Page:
“I have been meeting with people from both sides of the issue,” he said. “I’ve met with the White House, Secretary [of State John] Kerry, folks from AIPAC [the anti-agreement American Israel Public Affairs Committee], some of the Iranian-American groups opposed [to the pact]. Then I am reaching out to parties with no entrenched positions.”
Among these is Dennis Ross, who served in the State Department under President George H.W. Bush; he also was a Middle East coordinator for President Bill Clinton and special adviser to Hillary Clinton when she was secretary of state. Another is veteran diplomat Richard Haass, president of the Council on Foreign Relations and adviser to the first President Bush and Colin Powell when he was secretary of state.
In addition, Schiff’s post on the intelligence committee has permitted him to find out government intelligence assessments of Iran’s ability to cheat on the agreement.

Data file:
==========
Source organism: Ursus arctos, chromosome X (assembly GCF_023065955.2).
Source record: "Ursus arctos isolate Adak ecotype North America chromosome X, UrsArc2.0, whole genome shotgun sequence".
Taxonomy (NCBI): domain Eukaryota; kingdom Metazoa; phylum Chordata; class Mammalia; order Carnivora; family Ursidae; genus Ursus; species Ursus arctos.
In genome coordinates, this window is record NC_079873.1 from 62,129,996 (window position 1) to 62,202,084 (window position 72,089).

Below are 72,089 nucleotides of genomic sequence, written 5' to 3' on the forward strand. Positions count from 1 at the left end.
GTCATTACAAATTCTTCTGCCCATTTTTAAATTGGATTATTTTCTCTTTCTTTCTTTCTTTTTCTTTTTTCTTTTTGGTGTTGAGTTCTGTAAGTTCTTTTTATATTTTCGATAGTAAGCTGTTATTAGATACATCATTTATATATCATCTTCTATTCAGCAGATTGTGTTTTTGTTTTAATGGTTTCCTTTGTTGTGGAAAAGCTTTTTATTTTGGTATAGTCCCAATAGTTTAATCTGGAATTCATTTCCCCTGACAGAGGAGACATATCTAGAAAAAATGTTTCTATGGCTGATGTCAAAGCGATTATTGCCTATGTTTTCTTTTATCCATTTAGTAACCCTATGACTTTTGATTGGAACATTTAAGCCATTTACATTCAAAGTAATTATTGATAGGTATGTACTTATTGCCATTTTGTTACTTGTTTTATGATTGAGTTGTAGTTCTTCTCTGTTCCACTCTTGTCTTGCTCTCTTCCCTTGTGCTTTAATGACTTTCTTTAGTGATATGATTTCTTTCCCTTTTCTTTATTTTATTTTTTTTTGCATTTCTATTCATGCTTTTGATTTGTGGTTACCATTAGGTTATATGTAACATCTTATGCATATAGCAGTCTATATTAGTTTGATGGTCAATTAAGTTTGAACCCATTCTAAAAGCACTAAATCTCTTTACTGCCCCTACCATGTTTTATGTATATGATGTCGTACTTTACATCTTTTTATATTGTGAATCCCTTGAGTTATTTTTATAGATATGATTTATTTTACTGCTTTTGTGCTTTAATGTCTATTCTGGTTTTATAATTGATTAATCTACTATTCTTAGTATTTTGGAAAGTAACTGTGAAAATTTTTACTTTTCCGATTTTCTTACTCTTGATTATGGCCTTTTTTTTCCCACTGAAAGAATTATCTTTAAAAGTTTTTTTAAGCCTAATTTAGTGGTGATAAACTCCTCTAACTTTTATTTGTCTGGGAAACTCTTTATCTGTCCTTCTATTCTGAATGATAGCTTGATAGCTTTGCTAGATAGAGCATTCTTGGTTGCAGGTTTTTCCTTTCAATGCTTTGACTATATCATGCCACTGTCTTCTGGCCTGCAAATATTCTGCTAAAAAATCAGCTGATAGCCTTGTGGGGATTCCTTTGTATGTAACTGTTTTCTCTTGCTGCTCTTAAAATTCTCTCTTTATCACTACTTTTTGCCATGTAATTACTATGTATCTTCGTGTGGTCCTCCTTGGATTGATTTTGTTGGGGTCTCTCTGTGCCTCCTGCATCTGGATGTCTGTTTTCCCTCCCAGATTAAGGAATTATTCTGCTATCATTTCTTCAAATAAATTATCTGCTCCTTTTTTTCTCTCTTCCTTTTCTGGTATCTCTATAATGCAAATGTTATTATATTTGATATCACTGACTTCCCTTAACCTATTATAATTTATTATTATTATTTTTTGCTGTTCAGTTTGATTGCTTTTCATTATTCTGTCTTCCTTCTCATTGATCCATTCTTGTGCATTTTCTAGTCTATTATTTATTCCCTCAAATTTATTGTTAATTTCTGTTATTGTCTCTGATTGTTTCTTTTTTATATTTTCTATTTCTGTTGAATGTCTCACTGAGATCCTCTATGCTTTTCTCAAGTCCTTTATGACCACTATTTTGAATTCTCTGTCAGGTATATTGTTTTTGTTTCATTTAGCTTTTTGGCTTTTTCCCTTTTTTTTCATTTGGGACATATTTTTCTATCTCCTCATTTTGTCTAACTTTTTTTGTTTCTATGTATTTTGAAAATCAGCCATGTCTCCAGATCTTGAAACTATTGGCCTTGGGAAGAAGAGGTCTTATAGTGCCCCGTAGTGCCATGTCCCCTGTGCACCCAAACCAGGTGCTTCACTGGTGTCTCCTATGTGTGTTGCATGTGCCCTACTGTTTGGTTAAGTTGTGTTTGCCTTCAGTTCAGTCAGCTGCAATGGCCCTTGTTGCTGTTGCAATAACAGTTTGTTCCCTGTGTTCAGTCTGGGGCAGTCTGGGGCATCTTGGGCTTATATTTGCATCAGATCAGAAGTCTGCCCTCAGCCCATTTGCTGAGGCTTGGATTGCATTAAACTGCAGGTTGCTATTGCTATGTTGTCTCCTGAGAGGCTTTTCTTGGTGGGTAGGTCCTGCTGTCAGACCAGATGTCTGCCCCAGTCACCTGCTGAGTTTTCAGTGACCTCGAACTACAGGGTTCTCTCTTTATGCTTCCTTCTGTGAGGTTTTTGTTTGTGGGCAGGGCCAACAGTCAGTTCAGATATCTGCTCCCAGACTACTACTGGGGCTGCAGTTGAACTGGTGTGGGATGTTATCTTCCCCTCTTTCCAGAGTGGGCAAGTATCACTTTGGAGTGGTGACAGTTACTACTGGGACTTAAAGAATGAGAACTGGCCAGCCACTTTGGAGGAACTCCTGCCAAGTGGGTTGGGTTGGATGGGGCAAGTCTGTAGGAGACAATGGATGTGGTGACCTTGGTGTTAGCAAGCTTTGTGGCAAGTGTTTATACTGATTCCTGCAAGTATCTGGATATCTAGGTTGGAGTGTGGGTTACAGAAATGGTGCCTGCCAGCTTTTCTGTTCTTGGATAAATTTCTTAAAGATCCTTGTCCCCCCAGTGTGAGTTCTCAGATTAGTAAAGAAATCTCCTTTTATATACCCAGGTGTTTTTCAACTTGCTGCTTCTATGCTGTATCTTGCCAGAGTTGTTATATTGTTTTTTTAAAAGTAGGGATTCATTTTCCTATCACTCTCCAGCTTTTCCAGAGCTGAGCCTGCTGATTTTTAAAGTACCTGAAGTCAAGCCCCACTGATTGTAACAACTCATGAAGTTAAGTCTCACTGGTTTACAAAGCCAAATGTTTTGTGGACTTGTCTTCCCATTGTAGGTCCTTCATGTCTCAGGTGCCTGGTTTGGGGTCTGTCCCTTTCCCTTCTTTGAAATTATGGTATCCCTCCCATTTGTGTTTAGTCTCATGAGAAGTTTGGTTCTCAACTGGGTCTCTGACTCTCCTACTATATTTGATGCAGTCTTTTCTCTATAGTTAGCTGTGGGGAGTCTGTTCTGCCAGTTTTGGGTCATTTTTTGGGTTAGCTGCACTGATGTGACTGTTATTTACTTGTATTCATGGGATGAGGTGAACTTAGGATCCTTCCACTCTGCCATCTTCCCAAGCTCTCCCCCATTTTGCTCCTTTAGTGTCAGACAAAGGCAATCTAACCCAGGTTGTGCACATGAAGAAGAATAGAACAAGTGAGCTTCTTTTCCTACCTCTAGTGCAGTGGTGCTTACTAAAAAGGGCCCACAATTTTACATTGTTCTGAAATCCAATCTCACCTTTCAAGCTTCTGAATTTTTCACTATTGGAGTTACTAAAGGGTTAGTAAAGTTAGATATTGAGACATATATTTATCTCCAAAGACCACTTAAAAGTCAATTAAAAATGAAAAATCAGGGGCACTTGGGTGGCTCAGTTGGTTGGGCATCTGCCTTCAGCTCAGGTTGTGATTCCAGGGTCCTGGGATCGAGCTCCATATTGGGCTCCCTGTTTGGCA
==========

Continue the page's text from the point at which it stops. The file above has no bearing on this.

Schiff said he mentally arranges the information in “three different buckets of issues.”
One is: “How workable is the agreement?” This involves questions such as: How quickly can we get into sites if we suspect Iran is violating the agreement? What about the so-called “snapback” mechanism for re-imposing economic sanctions if Iran does not comply? What if the United States wants to “snap back” with sanctions, but the other nations don’t want to give up lucrative trade with Iran? Suppose, for example, Russia signs a long-range oil deal with Iran and doesn’t want to stop.
The second bucket, he said, revolves around the question of what Iran will do with the billions of its funds that will be unfrozen by the agreement. “Iran will have more money for good and ill,” Schiff said. “Iran has been able to do a lot of bad things on a shoestring. So they are already doing a lot of things we don’t want them to do. How can we contain those actions? How can we work with our allies?”
And finally, there is the bucket with the most difficult question of all: What happens if Congress overrides Obama’s veto?